The group said Sir Andrew Mackenzie, who was chief executive of miner BHP until 2019, will fill the role later this year.
The Glaswegian was already tipped as a potential new chairman when he joined Shell’s board in October.
Mackenzie will replace Chad Holliday, who steps down in May after six years in the role.
Mackenzie, who was knighted for services to business, science and technology, said: “It is a privilege to be appointed chair of this great company, particularly at such a pivotal time for the industry and wider society.
“I am honoured to succeed Chad, whose chairmanship of the board I have much admired and who I know will be warmly remembered.
“I have been delighted already to have played a part in the shaping of the compelling strategy that Shell has recently unveiled.”
Holliday said: “I am delighted to welcome Andrew as my successor.
“I have nothing but confidence in Shell’s bright future - the challenges of the past year only strengthened my conviction in the company as I watched colleagues across the business find strength to sustain vital energy supplies in the most exceptional circumstances.”
The group’s ambition to become “net zero” – slashing its climate change impact to nil – by 2050 means that Mackenzie will be in charge during a period of massive change at the company.
A former academic with more than 50 research papers to his name, as well as a past at the British Geological Society and as a Humboldt Fellow, he entered the world of business in the early 1980s.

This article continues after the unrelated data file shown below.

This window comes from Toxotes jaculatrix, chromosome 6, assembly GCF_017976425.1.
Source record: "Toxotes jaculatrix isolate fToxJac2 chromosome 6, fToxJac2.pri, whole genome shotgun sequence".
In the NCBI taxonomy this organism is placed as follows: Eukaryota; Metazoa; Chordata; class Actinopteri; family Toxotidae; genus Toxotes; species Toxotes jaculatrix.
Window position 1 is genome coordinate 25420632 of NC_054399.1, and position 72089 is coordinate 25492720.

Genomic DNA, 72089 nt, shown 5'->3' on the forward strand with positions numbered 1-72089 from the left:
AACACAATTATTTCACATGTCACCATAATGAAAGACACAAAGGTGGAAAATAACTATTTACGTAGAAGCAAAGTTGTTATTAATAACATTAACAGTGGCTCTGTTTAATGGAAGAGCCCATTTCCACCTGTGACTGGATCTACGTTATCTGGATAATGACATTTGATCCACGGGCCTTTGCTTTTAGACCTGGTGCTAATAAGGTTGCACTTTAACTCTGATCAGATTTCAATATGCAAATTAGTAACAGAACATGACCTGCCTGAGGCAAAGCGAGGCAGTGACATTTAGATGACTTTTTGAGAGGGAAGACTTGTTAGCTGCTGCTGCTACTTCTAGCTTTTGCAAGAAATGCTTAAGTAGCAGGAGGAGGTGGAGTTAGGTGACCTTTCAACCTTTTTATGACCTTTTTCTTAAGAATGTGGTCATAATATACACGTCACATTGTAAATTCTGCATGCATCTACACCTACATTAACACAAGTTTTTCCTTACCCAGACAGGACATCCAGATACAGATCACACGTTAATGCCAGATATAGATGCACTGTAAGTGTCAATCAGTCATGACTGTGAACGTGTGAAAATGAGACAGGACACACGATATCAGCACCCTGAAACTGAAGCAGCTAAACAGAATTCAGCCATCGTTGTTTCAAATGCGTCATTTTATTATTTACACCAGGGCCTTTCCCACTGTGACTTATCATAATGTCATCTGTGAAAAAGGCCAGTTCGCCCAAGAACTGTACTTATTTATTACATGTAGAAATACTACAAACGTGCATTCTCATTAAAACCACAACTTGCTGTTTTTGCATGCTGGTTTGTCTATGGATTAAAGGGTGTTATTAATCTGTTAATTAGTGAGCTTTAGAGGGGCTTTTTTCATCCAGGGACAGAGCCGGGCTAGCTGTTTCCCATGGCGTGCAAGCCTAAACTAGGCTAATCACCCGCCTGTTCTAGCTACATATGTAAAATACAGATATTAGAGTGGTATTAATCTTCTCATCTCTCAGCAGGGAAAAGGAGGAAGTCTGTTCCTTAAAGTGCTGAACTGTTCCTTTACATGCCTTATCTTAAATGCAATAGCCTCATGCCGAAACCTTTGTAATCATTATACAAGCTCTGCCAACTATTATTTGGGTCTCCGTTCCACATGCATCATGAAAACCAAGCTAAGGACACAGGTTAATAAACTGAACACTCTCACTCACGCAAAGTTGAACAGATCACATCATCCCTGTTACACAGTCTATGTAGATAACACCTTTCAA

After joining BP in 1983, Mackenzie spent the next 22 years with the company as part of teams that discovered oil fields in Norway and Indonesia, and later joined the oil giant’s finance team.
Ben van Beurden, chief executive of Royal Dutch Shell, said: “Chad’s first-class frontline business experience, tireless commitment to the highest standards and clear vision were all instrumental in making Shell the resilient business we have shown ourselves to be. We thank him for his leadership over the last decade.
“I am looking forward to working with Andrew. We are emerging from the Covid-19 pandemic with a clear and distinct strategy that I believe will enable us to seize the opportunities presented by the energy transition. I cannot think of anyone better than Andrew to take this role.”
Last month, Shell said it had taken “decisive actions” after sinking to a huge $21.7 billion (£16bn) loss as oil prices and demand slumped amid the pandemic.
The group’s full-year deficit compared with profits of $15.8bn in 2019 and came after it was forced to slash the value of the oil in its fields last year as prices collapsed.
The firm has been making swingeing cost cuts to weather the crisis, announcing in September plans to axe between 7,000 and 9,000 jobs worldwide. In January, it emerged that it was cutting more than 300 jobs from its Aberdeen workforce.